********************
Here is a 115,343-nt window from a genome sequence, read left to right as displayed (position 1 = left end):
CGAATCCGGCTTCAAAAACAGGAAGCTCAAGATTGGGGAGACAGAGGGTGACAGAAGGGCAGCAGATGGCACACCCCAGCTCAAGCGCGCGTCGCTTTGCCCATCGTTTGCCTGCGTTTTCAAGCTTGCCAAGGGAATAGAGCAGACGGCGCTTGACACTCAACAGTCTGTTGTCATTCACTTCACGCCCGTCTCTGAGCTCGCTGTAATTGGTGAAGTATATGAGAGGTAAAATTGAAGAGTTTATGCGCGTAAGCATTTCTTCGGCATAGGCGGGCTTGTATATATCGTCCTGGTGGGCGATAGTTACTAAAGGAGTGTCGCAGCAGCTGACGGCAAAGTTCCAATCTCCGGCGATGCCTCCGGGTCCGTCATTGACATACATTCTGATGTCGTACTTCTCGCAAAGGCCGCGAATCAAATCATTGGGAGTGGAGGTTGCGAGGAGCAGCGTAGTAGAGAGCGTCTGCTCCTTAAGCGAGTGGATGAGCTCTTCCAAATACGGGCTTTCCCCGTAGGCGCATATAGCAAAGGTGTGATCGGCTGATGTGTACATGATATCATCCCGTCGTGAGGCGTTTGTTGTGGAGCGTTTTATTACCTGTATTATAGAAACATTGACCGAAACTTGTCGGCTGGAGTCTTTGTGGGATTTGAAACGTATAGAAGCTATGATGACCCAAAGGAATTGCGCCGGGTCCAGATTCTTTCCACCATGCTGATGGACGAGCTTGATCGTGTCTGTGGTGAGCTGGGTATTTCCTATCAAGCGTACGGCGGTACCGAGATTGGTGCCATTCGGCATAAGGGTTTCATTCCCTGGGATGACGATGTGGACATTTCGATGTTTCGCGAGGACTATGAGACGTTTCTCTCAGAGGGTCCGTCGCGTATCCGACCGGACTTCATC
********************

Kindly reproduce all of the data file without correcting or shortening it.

Here is a 115,343-nt window from a genome sequence, read left to right as displayed (position 1 = left end):
CGAATCCGGCTTCAAAAACAGGAAGCTCAAGATTGGGGAGACAGAGGGTGACAGAAGGGCAGCAGATGGCACACCCCAGCTCAAGCGCGCGTCGCTTTGCCCATCGTTTGCCTGCGTTTTCAAGCTTGCCAAGGGAATAGAGCAGACGGCGCTTGACACTCAACAGTCTGTTGTCATTCACTTCACGCCCGTCTCTGAGCTCGCTGTAATTGGTGAAGTATATGAGAGGTAAAATTGAAGAGTTTATGCGCGTAAGCATTTCTTCGGCATAGGCGGGCTTGTATATATCGTCCTGGTGGGCGATAGTTACTAAAGGAGTGTCGCAGCAGCTGACGGCAAAGTTCCAATCTCCGGCGATGCCTCCGGGTCCGTCATTGACATACATTCTGATGTCGTACTTCTCGCAAAGGCCGCGAATCAAATCATTGGGAGTGGAGGTTGCGAGGAGCAGCGTAGTAGAGAGCGTCTGCTCCTTAAGCGAGTGGATGAGCTCTTCCAAATACGGGCTTTCCCCGTAGGCGCATATAGCAAAGGTGTGATCGGCTGATGTGTACATGATATCATCCCGTCGTGAGGCGTTTGTTGTGGAGCGTTTTATTACCTGTATTATAGAAACATTGACCGAAACTTGTCGGCTGGAGTCTTTGTGGGATTTGAAACGTATAGAAGCTATGATGACCCAAAGGAATTGCGCCGGGTCCAGATTCTTTCCACCATGCTGATGGACGAGCTTGATCGTGTCTGTGGTGAGCTGGGTATTTCCTATCAAGCGTACGGCGGTACCGAGATTGGTGCCATTCGGCATAAGGGTTTCATTCCCTGGGATGACGATGTGGACATTTCGATGTTTCGCGAGGACTATGAGACGTTTCTCTCAGAGGGTCCGTCGCGTATCCGACCGGACTTCATC